Stress and the circadian systems play a major role in an organism's adaptation to environmental changes. The adaptive value of the stress system is reactive while that of the circadian system is predictive. Dysfunctions in these two systems may account for many clinically relevant disorders. Despite the evidence that interindividual differences in stress sensitivity and in the functioning of the circadian system are related, there is limited integrated research on these topics. Moreover, sex differences in these systems are poorly investigated. We used the perinatal stress (PRS) rat model, a well-characterized model of maladaptive programming of reactive and predictive adaptation, to monitor the running wheel behavior in male and female adult PRS rats, under a normal light/dark cycle as well as in response to a chronobiological stressor (6-h phase advance/shift). We then analyzed across different time points the expression of genes involved in circadian clocks, stress response, signaling, and glucose metabolism regulation in the suprachiasmatic nucleus (SCN). In the unstressed control group, we found a sex-specific profile that was either enhanced or inverted by PRS. Also, PRS disrupted circadian wheel-running behavior by inducing a phase advance in the activity of males and hypoactivity in females and increased vulnerability to chronobiological stress in both sexes. We also observed oscillations of several genes in the SCN of the unstressed group in both sexes. PRS affected males to greater extent than females, with PRS males displaying a pattern similar to unstressed females. Altogether, our findings provide evidence for a specific profile of dysmasculinization induced by PRS at the behavioral and molecular level, thus advocating the necessity to include sex as a biological variable to study the set-up of circadian system in animal models.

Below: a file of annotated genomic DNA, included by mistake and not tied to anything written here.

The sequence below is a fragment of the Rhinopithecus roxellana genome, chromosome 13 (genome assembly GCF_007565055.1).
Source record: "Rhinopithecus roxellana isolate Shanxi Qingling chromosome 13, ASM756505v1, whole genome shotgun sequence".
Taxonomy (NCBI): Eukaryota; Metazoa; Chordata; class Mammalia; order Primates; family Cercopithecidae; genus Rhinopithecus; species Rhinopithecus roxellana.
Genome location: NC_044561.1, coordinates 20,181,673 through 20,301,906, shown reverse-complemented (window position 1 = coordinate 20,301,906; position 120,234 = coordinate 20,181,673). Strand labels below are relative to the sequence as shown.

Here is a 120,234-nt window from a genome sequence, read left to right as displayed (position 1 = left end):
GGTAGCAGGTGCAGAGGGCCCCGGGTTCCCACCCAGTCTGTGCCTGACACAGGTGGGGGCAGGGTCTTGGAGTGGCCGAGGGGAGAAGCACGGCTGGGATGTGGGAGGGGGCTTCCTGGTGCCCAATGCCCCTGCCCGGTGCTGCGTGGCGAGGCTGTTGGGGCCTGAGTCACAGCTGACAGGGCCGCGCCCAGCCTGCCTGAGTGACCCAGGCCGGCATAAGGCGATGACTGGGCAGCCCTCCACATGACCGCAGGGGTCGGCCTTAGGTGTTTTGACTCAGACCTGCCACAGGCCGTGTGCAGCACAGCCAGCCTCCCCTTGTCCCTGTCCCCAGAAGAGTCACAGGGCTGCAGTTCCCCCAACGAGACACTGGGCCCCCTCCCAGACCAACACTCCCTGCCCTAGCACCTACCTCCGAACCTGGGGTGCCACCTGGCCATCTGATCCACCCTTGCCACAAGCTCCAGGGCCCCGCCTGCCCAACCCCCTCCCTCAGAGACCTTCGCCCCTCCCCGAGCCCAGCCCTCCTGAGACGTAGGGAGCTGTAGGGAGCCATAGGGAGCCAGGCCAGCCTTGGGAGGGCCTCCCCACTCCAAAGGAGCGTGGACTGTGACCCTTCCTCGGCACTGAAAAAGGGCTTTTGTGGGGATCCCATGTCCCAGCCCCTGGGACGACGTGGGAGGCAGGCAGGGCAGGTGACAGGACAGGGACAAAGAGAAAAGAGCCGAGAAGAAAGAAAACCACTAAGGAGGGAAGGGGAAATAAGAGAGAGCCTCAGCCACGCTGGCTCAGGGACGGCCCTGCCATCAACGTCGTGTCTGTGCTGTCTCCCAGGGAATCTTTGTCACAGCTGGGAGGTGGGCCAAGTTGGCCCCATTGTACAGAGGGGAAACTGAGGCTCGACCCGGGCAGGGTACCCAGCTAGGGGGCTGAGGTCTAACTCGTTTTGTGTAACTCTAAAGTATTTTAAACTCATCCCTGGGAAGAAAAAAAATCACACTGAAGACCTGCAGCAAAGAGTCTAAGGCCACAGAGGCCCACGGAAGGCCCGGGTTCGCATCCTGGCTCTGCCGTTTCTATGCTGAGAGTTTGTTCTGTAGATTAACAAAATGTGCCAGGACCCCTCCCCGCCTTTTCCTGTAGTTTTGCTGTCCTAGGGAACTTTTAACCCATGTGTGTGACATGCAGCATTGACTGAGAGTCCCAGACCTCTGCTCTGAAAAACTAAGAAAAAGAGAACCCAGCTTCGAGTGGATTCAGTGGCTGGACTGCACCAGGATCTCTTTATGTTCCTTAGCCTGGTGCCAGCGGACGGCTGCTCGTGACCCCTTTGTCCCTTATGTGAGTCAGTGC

Zeevi D, Korem T, Godneva A, Bar N, Kurilshikov A, Lotan-Pompan M, Weinberger A, Fu JY, Wijmenga C, Zhernakova A, Segal E